Geoff from Memphis man was probably right, this road would be better viewed from the seat of a Jeep, but he was wrong to think an old 911 can’t cope with it too.
Up here, with no one around and the sound of thunder closing in, it was time to give the drone maiden voyage. Until now I’d flown this thing maybe 50 feet high on the driveway in beginner mode hoping the neighbours didn’t start complaining. Beginner mode now switched off, and at maximum altitude, I couldn’t even see where it was. I have poor coordination and consider it luck I got it back as the rain started. Photographs are not the best, and surprisingly they don’t capture the steep incline all that well, but those familiar with mountain passes will work it out. What they do capture is how remote and vast it is. Colorado is spectacular.
Out the other side we headed in the direction our next bed in Santa Fe, New Mexico. Getting closer to the border a different side of this State can be seen, the towns closest to it trying to carve out a living from the newly legalised cannabis trade. You’d think it was the only thing that had a market value here. Maybe it is? We didn’t bother taking photos of it, I’ll remember Colorado for the great city of Denver and the ‘gold in them thar hills’.
Colorado has some interesting weather. Warm sunshine, heavy rain and thunderstorms, hail, and back to sun again all within a few hours. It all changes very quickly.
The heat was on to reach Santa Fe with a chance of getting food somewhere other than Taco Bell, meaning being there well before 9pm. As the light fades the urgency to cover ground ramps up. Whilst you can still see the routes have so much to look at that time in the car flies past. In the dark tiredness soon catches up – and the Highway Patrol much harder to spot.
One night in Santa Fe
You can’t do a proper American road trip without staying in a couple of motels. Finding ones that fit the bill for two people who are way past roughing it sounds easier than it is. I’m almost at the stage where I want to travel with my own pillows and bedding, and I will not touch a hotel remote control (although my co-driver has a neat trick which involves putting it in a plastic bag). It is being reported now that people are catching all kinds of nastiness in their sensitive areas from yoga mats in the gym so just imagine the potential a below par lodgings hold!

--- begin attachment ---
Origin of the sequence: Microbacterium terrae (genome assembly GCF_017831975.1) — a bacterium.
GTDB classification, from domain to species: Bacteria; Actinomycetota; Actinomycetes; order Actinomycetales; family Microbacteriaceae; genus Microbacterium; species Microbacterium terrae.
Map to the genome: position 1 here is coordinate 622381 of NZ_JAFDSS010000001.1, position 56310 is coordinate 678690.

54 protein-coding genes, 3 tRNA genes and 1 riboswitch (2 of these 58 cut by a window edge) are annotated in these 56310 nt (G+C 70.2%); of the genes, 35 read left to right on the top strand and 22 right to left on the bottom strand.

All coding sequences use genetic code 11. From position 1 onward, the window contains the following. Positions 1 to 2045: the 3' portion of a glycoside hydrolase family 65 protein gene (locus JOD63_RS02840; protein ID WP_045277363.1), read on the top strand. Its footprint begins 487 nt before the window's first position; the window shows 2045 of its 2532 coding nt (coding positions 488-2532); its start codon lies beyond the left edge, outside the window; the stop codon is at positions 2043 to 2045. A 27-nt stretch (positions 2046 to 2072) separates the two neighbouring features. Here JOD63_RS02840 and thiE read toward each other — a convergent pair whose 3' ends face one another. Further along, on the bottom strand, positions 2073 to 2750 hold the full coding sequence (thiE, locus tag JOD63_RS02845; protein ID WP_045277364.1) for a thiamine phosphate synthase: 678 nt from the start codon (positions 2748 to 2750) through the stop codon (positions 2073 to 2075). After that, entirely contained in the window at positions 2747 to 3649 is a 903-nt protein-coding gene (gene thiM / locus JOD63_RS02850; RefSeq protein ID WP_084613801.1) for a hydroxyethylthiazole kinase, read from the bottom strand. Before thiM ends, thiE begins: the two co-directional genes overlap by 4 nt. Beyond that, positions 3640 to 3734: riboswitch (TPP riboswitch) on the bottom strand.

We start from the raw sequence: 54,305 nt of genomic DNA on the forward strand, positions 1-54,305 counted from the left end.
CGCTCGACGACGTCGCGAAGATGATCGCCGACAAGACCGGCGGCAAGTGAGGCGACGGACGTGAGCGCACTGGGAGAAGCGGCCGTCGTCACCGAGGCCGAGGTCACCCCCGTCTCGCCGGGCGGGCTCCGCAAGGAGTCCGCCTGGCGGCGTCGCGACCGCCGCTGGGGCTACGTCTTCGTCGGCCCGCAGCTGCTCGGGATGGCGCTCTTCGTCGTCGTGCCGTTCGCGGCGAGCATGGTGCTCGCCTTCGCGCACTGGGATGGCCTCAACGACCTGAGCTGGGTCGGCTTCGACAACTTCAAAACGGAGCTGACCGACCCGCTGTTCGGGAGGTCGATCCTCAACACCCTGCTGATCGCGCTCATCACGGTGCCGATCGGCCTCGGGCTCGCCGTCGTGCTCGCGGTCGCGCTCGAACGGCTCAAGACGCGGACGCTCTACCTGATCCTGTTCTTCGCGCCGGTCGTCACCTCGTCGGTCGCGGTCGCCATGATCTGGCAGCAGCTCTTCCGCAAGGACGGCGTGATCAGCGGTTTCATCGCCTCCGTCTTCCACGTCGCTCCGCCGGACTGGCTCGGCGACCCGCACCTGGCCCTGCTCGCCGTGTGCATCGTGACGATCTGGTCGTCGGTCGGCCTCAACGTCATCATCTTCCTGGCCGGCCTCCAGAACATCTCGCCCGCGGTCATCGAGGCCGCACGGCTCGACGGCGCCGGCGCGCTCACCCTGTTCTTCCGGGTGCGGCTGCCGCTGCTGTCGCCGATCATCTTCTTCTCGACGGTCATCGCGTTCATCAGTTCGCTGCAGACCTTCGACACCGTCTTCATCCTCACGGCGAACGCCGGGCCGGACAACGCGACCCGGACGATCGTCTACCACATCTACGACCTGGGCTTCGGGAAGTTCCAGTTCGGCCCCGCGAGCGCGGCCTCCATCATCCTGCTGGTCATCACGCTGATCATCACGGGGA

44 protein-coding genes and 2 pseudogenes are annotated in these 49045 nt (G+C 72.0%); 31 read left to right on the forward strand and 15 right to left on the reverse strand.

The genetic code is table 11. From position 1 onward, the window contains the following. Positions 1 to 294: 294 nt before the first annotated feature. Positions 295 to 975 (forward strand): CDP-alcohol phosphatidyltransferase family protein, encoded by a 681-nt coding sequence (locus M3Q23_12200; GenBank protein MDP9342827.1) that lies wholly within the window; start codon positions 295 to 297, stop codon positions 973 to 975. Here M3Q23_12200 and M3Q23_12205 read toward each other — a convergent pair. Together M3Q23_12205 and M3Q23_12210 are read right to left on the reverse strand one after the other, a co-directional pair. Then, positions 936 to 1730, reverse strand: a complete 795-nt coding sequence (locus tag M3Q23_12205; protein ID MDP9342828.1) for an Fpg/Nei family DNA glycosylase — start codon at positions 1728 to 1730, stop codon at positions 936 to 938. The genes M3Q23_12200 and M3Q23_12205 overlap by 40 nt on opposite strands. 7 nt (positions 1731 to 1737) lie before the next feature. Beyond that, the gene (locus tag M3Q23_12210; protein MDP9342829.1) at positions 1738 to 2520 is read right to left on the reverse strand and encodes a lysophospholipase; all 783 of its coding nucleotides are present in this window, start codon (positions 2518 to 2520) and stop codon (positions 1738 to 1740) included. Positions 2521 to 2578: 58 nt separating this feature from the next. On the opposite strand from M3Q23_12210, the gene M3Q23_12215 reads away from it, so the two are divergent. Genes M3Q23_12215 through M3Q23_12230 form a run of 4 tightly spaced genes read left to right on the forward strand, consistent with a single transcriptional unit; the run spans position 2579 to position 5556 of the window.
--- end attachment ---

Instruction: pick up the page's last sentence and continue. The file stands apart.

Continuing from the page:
The El Ray is great. It has recently been refurbished, they have a nice bar with live music and a decent pool. More importantly the rooms are spotless and the beds nice. The front desk gave us some tips for late night food in a local Mexican bar called Del Charro in the centre of the old town and we headed off for a cheap but decent feed. I could happily eat tacos for the next month. I’ve already lost count of the number of margaritas drank.
Back at the motel, the booze and band are in full swing, it must be the place to be tonight. As we checked in an hour earlier a man was complaining about a late-90s black Range Rover parked up near his room with the engine on, music blaring and no one in it. Guess what was outside our room when we returned? I tried looking through the blacked-out windows and couldn’t tell if a person was inside the back, knocking on the glass didn’t wake anyone, so I tried the doors. Locked (I was relieved about this). I tried the trunk. Also locked, I then tried the rear door. It opened. Opera music now blaring out, I tried to reach in to open the front door but without climbing inside couldn’t get to it. Aside from Luciano Pavarotti I could hear from behind me “this is America, you are going to get shot or arrested”. These words of wisdom from my partner in crime reminded me of the all those psycho serial killer movies this country has produced. I went back to the front desk and told the guy behind it the back doors were open, and offered him to come with me to turn off the engine and music myself and others had complained of. He upgraded us to a ‘suite’ instead. Maybe it belonged to some local badass? Maybe the owner was just so out of it when they arrived they forgot to turn it off while locking just the front doors? Anyway, not our problem now. Remotes in plastic bags now seem trivial.